About us

Britain and its partners have already saved nearly 12 million lives and prevented 2 billion malaria cases. More countries than ever are on the cusp of elimination, but we can't stop now. The fight isn't over, and the job isn't done.

Malaria takes a devastating toll on families, communities and countries. A child dies every minute from this deadly disease.

British scientific leadership has been at the forefront of the malaria fight, with breakthrough tools such as the first-ever malaria vaccines. Recent polling shows that the public backs Britain working with global partners to end malaria.

We know Brits think it’s important that the UK continues scientific research into fighting malaria.

So we're calling on politicians to do the right thing - get the job done and commit to ending malaria for good. Join us and use this toolkit to share the campaign. We're Britain. Saving lives is what we do.

How to end malaria

...With rockstar scientists

On World Malaria 2023 we're celebrating the rockstar scientists whose research is putting malaria in the history books.

This incredible group of young scientists has been photographed by the legendary photographer of the stars, Rankin, to celebrate the amazing achievements of British science in the fight against this deadly disease.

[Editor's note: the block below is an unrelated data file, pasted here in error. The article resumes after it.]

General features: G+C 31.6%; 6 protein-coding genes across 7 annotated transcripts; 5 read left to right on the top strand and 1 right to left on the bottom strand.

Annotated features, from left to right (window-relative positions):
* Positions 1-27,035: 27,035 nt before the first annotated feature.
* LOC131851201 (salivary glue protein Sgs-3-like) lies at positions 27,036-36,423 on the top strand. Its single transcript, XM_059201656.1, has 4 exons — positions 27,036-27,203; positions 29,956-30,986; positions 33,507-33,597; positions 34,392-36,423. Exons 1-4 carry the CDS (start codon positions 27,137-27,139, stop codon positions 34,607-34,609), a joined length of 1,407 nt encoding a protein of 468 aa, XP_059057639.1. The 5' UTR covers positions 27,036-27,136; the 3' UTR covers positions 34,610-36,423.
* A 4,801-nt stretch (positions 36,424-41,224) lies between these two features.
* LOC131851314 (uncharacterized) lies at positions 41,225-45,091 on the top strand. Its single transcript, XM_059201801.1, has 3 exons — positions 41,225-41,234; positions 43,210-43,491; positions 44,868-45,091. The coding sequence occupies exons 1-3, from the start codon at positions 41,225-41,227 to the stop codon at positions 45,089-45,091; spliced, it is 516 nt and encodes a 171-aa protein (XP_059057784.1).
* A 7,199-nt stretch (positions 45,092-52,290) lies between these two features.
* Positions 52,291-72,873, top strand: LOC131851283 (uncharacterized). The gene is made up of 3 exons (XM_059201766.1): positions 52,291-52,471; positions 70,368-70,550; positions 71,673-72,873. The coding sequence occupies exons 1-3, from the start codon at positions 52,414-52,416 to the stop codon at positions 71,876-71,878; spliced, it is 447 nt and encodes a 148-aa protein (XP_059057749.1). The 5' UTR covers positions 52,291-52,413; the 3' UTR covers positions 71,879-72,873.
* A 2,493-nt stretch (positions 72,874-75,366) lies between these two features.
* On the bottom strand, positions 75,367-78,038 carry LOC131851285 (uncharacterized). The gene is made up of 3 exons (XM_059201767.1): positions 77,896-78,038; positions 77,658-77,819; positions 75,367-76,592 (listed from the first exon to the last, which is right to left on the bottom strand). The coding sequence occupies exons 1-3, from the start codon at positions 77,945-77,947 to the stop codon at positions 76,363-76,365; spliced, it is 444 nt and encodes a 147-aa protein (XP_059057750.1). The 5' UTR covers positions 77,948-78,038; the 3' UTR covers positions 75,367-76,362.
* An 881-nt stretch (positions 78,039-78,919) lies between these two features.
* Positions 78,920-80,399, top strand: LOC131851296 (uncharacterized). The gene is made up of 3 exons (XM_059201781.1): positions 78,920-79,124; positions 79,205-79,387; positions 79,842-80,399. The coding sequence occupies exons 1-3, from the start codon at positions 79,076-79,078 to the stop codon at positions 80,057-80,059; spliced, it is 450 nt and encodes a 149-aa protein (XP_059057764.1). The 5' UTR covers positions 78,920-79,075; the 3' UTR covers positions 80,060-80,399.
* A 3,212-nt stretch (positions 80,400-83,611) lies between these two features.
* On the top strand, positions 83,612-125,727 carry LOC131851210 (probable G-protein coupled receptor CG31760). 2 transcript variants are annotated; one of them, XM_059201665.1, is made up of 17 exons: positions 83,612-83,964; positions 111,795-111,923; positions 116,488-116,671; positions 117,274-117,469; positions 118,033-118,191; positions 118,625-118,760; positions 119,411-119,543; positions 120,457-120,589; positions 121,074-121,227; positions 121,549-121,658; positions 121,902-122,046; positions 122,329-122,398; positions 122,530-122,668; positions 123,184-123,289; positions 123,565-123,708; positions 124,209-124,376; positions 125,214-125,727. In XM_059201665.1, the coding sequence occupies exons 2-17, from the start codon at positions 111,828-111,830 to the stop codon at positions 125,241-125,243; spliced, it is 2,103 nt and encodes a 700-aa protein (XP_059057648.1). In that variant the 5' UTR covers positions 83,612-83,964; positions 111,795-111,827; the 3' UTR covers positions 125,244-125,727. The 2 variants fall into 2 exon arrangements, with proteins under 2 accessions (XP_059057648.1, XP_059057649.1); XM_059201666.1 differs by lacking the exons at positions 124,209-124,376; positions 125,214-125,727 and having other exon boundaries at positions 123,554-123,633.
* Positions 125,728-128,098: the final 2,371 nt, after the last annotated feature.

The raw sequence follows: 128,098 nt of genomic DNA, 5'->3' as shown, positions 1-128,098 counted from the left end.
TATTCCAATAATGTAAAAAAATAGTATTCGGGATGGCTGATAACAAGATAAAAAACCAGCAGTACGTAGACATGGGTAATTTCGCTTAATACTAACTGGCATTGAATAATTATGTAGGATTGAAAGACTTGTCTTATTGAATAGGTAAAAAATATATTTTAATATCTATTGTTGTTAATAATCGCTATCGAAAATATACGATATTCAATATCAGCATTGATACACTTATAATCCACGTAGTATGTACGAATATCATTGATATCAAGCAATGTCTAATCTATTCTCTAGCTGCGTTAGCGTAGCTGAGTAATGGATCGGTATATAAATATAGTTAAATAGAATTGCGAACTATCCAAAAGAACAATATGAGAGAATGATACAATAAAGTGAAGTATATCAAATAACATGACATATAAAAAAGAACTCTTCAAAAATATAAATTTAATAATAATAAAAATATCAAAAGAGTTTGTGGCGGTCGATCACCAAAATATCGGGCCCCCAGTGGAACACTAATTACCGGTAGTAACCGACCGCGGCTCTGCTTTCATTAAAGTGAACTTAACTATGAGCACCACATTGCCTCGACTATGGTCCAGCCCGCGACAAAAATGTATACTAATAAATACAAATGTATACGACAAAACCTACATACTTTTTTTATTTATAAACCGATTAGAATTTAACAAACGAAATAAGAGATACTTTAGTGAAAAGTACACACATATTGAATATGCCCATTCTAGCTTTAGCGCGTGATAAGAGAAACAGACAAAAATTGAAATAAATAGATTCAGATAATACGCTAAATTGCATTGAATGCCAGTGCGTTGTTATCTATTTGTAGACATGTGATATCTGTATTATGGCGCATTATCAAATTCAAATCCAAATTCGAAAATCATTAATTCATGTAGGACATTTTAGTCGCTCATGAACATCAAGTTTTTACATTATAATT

These scientists are the generation that can see an end to malaria. But they can only get the job done with the funding and commitment from British Government and its global partners. With the right funding, new malaria-fighitng tools will reach the people who need them most.

Why Britain can help end malaria

Malaria is one of the oldest and deadliest diseases on the planet. It still kills a child every minute. UK-led research and innovation, backed by critical funding from the UK government, have contributed to tremendous progress in the fight against malaria – but emerging threats and stalling progress are putting children’s lives and global health security at risk. By supporting the malaria fight, Britain is supporting the livelihoods of families and communities around the world which helps to create a thriving global market, diversifying trade links and expanding supply chains helping to secure all our futures and building back better for Britain.